Even though Catapult kept him plenty busy, Hunter really believed in his vision of a souped-up ecommerce platform uniting the indies. Little stores deserved to find customers online, too, even if they didn’t have the resources to set up their own online shops. Offering them a way to band together felt like a righteous crusade. Plus, Hunter figured it could be a low-effort side gig. What started as a favor done on a business-trip whim has since become the great project of Hunter’s professional life. In its first few years of existence, Bookshop defied even its founder’s expectations and demonstrated how helpful its model could be for small businesses. Now, Hunter has a new plot twist in mind: He wants to show business owners how to scale up without selling out—without needing to kill the competition.

4. The “Magic Olympics”

Every three years, magicians gather at the World Championship of Magic to compete for the title of world’s best. To win, they have to fool each other.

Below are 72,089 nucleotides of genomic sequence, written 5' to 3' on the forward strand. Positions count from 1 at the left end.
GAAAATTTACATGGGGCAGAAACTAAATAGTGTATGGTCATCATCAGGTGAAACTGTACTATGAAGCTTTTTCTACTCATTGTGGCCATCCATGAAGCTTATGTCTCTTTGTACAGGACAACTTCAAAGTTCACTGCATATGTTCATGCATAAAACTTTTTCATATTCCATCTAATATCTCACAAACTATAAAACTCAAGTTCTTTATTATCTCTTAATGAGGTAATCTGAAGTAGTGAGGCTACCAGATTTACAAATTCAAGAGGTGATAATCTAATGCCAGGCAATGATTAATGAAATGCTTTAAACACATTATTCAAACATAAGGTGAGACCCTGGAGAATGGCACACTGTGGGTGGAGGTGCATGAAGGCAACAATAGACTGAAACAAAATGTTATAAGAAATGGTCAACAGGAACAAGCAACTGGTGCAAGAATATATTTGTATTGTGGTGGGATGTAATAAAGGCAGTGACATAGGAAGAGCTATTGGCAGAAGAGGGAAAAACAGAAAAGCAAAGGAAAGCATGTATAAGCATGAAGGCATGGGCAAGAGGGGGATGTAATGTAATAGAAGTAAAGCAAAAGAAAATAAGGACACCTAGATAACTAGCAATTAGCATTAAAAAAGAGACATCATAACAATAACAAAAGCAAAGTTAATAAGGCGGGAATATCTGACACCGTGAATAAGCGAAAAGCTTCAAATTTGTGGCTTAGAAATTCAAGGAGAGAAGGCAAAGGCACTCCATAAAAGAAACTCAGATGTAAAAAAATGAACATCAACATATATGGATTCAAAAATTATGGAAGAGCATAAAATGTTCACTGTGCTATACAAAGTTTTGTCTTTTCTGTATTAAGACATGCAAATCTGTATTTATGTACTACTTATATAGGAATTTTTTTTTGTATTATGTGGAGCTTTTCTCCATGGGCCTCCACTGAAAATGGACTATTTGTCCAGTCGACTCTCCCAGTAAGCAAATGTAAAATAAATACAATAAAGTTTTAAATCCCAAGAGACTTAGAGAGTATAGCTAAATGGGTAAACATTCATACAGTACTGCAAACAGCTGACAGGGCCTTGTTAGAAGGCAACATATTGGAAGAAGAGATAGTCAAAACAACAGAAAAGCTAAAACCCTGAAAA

(National Geographic, approx 14 mins reading time)

Very few of FISM’s attendees earn a full-time income from magic: There are nuclear physicists, chess players, gastroenterologists. Years ago, Allison Shelley became a flight attendant to pay her way to FISM and now she visits her fellow magicians on layovers. On long hauls, she practices her own flight attendant-themed act. “What else is there to do when the passengers are sleeping?” she said. “I use the mask and seatbelt as props and the window as a mirror.” The pressure-cooker contest can supercharge a magic career. A trick that impresses FISM’s 10-judge panels opens doors with retailers, TV show scouts, and theatrical bookers. It can even spark new trends in the magic world. But it’s also a place where a lifetime’s worth of sweat and practice might only receive curt applause.